One of the most bittersweet movie watching experiences for me has been Dil Bechara, a Mukesh Chhabra directed adaptation of the 2012 novel by John Green, “The Fault in Our Stars”. The movie, based in the small town of Jamshedpur, is a beautiful (but tragic) love story that blossoms between Kizie Basu (played by debutant Sanjana Sanghi) and Emmanuel Rajkumar Junior aka “Manny” (played by Sushant Singh Rajput). The movie, although not perfect, definitely is not one without feeling, thus making it a lot easier to love.
Knowing beforehand, that the movie is based on The Fault in Our Stars, one of the most sentimental and tragic Young Adult novels of our generation, already makes us ready for the inevitable tear jerker that the movie is, just the way the original book as well as the 2014 movie with the same name was. Tragedy is writ upon the film right from the start. It didn’t help that A R Rahman created a really tender and emotional score of the movie including the soundtrack.
Credit where credit is due, Mukesh Chhabra did an impeccable job when it comes to the casting. Each character in the movie, be it the supporting cast or the lead pair, seemed to belong in Jamshedpur, and not a single talent felt out of place for me. Sushant did a fine job of playing a 23-year-old that you get inclined to believe him as one, and Sanjana, gave justice to her role, and for a debutant, definitely had a terrific acting performance in the movie.
On one side we had the goofy, charming, and happy go lucky Manny (going through a remission from Osteosarcoma) who was filled with infectious energy, the other side had the fatalist Kizie constantly worried about the effect her imminent death (due to her Thyroid Cancer) would have on her loved ones. But was apparent that Kizie always felt that she was living on borrowed time. The first half of the movie had a beautiful set of greatly gone happy moments with the right dose of cute, flirty, adorable and that feeling of helplessness from a first love. The idiosyncrasies of Manny and his best friend JP (played brilliantly by Sahil Wahid) always led to a bout of giggling and laughter.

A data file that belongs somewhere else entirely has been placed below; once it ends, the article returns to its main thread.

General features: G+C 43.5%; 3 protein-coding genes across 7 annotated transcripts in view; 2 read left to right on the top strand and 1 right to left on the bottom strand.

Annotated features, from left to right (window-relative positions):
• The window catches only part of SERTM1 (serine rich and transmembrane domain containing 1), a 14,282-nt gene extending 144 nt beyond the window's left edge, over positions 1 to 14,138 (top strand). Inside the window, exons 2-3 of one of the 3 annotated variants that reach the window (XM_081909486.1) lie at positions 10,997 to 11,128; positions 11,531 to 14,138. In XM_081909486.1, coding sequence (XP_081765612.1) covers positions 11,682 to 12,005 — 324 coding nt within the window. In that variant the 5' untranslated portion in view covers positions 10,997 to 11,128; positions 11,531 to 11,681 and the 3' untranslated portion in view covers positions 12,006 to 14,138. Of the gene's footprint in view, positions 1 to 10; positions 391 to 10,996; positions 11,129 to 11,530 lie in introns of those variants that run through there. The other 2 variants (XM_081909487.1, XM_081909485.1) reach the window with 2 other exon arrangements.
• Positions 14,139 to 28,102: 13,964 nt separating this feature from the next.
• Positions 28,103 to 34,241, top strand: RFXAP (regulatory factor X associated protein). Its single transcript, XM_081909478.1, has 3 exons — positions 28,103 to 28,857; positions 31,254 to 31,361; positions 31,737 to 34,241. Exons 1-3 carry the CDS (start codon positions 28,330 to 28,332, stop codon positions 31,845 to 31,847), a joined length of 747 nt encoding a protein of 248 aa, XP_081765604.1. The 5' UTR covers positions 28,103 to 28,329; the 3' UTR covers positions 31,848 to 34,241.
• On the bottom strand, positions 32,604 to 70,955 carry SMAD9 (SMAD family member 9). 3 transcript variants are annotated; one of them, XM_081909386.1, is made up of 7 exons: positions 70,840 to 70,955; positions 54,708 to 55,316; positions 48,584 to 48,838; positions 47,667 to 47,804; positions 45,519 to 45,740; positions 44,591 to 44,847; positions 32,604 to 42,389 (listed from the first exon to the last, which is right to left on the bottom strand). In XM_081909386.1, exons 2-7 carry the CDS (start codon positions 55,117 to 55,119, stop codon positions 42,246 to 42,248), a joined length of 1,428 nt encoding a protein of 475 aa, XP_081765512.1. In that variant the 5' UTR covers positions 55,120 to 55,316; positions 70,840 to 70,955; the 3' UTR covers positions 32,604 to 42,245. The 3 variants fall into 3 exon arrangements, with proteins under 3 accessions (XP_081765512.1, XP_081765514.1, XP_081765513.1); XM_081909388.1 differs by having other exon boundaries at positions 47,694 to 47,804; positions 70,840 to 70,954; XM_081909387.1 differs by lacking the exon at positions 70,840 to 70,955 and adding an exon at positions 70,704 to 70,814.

With the story, Mukesh Chhabra took an adequate amount of creative liberty in this adaptation of the original novel. Where, in the original novel, what kept Hazel and Augustus constantly seeking for answers in life was an abruptly ended novel (An Imperial Affliction) which was unexplainable; the journey that Kizie and Manny seek for in Dil Bechara is through an unfinished song called “Main Tumhara.” (This song, in the movie, sung by Jonita Gandhi and Hriday Gattani stayed with me the most even after the movie ended)
This movie, like the book and the original film, in many ways, imparts several life lessons and shows us this constant need for humans to seek for answers and portraying everything in black and white whereas the reality is much greyer than we think. Manny’s quote in the movie “We cannot decide when we are born and when we die, but we can decide how to live” and this shows how the movie made itself a poignant way to remember the life of Sushant. Or as a song in the movie said – “Khulke Jeene Ka Tareeka Tumhein Sikhate Hain ; Hanske Dekho NaLateefa Tumhein Sunate Hain“
Dil Bechara developed in inconceivable pain in my heart and by the last 20 minutes of the movie, I was uncontrollably weeping and definitely could not help myself, since I already knew the fate of the movie. (The way Mukesh Chhabra directed the movie, he made the movie equally emotional for the one who already knew the story beforehand and for the one watching the first time ever)
As Kizie said in the movie, “Marne ke baad jo apne reh jaate hai, wo kabhi khush nahin reh sakte,” I know that the Bollywood and Sushant fans alike, are seeking for a closure, but will never get one with the way he departed. All of us can only contemplate how things would have been different for him had he been alive and what his career could have been ahead since he had just so much more to offer; but what is true for everyone affected by his departure is that this is time for all of us to introspect and re-engineer ourselves with the way we interact with one another and try to stay devoid of any judgement or malice.